We have a little bit of a problem with your mother, the nurse said. She has a couple of ant bites. Don't worry though; your mother is OK. It's nothing to get upset about.
Osborn, a longtime Lewisville resident, is not a particularly threatening-looking woman, but as the owners of Cross Timbers Care Center would learn, she's not somebody to be toyed with--especially when it comes to her mother's care.
The 59-year-old mother of two sits on a living-room couch with one leg tucked under her as she describes what happened to her mother at what was advertised to be an upscale and relatively new nursing home, just a five-minute car ride away from her middle-class neighborhood. To hear Osborn tell it, Stephen King might have dreamed up the nursing home for his latest horror novel.
After hearing from the nurse on that day in 1998, Osborn quickly drove from Dallas to the Flower Mound care center. What she found when she arrived would mortify her. She would cry about it first, then she would become furious. She's suing the owners of the nursing home where her 89-year-old mother, bedridden and unable to speak, was made prey to a mass of fire ants that stung her hundreds of times before anyone noticed. Carolyn Osborn tries to convey the sense that her mother was not just an invalid largely muted by stroke and abandoned in a nursing home. Her mother was not dead, a vegetable, abandoned, or deserving of her fate, Osborn says. No one is.
Sixty-five years before her daughter found her in a nursing home, propped up in a chair and wearing a look of terror, a 25-year-old Alice Joy Miller toiled in the cotton fields near Bowie. She was attending school at North Texas State College (now the University of North Texas). She majored in business and was engaged to be married. Her family wasn't rich, and Miller's father insisted that if she wanted a wedding dress and honeymoon clothes, she would have to earn the money and pay for them, so that summer she picked cotton.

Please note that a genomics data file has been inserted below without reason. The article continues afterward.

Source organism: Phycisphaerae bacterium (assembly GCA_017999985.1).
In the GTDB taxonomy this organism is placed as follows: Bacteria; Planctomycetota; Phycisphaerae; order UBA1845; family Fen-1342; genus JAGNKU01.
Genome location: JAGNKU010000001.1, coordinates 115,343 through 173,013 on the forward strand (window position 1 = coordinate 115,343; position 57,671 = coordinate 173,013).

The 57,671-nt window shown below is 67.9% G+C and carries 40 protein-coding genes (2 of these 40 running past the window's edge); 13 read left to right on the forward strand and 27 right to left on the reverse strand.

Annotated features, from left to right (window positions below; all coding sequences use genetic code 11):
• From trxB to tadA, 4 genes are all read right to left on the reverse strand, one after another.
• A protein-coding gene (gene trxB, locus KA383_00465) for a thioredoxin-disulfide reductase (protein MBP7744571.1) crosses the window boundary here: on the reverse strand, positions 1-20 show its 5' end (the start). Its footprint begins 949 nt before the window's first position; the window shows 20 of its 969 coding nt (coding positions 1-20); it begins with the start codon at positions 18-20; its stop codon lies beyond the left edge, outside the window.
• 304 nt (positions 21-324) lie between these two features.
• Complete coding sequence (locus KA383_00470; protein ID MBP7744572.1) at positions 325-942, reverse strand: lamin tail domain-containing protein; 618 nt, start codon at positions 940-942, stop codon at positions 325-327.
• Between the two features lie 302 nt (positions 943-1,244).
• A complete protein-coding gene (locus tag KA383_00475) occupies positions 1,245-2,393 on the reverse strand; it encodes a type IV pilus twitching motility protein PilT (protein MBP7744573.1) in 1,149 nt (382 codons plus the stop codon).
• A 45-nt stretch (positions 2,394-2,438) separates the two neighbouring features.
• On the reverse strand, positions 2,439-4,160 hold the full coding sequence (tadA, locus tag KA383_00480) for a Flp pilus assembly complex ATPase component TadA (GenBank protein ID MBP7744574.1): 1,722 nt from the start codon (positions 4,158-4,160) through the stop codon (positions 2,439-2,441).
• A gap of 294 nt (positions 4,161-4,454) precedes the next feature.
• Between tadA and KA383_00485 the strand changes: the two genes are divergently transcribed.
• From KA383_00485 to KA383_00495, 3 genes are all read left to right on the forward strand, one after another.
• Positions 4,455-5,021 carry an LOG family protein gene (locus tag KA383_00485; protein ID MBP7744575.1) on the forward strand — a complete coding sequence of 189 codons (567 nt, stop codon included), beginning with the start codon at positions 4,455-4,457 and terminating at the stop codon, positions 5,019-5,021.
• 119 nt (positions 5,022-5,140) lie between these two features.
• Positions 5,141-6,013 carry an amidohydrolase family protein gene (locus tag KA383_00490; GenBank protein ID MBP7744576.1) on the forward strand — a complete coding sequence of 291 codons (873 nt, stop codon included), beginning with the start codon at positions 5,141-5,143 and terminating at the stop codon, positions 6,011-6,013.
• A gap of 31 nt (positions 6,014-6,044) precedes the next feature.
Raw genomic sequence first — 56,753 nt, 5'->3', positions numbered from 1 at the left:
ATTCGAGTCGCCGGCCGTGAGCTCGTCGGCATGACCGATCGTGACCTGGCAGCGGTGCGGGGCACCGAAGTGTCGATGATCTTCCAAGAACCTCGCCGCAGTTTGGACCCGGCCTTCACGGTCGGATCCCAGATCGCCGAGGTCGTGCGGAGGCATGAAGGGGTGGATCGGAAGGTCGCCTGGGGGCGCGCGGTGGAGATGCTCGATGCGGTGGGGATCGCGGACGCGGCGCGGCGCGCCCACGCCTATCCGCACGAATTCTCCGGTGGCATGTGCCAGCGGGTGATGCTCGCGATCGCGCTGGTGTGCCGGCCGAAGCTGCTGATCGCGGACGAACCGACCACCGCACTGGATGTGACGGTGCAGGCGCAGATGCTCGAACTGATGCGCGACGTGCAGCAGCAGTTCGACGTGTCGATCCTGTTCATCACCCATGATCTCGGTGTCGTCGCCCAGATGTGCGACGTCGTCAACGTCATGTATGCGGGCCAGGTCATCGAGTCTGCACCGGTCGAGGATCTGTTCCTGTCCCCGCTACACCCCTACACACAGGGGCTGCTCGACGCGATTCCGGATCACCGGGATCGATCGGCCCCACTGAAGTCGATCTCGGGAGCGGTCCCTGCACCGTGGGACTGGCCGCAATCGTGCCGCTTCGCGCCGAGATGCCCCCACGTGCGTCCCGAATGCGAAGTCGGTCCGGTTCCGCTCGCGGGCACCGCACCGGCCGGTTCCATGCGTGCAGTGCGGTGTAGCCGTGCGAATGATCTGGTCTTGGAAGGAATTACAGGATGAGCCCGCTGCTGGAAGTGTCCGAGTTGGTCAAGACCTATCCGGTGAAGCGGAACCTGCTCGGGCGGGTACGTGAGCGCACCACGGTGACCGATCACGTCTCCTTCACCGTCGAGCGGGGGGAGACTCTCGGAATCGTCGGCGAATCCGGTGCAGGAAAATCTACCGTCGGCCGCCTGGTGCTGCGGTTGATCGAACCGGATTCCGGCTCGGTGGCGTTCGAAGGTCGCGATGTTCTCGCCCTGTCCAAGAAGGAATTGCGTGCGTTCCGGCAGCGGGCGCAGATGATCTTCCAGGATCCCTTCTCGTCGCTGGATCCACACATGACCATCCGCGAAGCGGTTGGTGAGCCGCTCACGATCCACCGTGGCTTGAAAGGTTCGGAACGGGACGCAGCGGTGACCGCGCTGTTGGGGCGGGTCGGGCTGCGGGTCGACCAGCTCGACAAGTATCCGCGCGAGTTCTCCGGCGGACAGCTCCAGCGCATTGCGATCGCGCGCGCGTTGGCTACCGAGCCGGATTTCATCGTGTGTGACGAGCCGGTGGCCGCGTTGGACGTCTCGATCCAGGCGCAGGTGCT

On September 15, 1933, in a small Baptist church in Alvord, Joy Miller wed Ewell Taylor in what was supposed to be a quiet ceremony attended only by the couple, the preacher, and his wife. Taylor's new husband was a cotton gin supervisor and, at 33, was considered too old to be a bachelor. The ceremony went well, but before the newlyweds could leave for their honeymoon in Fort Worth, the groom's friends suddenly appeared. They grabbed Taylor and spirited him across the Red River and into Oklahoma, leaving his bride standing at the church in her hard-earned beige wedding dress.
"They just kind of swept him up in the car and took him off," says Betty Evans, another daughter. "On the second day, mother was just beside herself about what might have happened."
Ewell Taylor wouldn't return to her for two days. When he finally did appear, his bride was fuming. As part of what was known as a "shivaree," or a sort of predecessor to today's bachelor party, Ewell Taylor was held captive, and he and the boys stayed up playing dominoes (at least that was his story). So two days late, the newlyweds finally left on their honeymoon. Joy Taylor was wearing (also hard-earned) white gloves, a round hat, and a two-piece navy blue suit with a matching purse. The story of her wedding and of her husband's disappearance was one of Joy Taylor's favorites. As the years passed, she would retell the story to her children and grandchildren.
The couple would have three children, two girls and a boy. In 1958, Ewell Taylor was diagnosed with multiple sclerosis. Three years later, he died. By then, Joy Taylor's son and oldest daughter had moved out, but Carolyn, a senior in high school, stayed with her mother, partly to help pay the bills.
While raising her family, Joy Taylor was a devoted wife and "wonderful homemaker," Betty Evans says. "She was very picky about her home, and she was that way with herself too," Evans says. "She took pride in what she wore, if it matched, and if she was made up."
As Joy Taylor's health deteriorated with age and the onset of diabetes, she and her three adult children, Carolyn Osborn, Betty Evans, and Robert Taylor, decided to move her into a nursing home in Bowie in early 1994. She was still in her hometown, and daughter Betty Evans was not far away. Taylor's health wasn't terrible, and she could still move around without a great deal of trouble.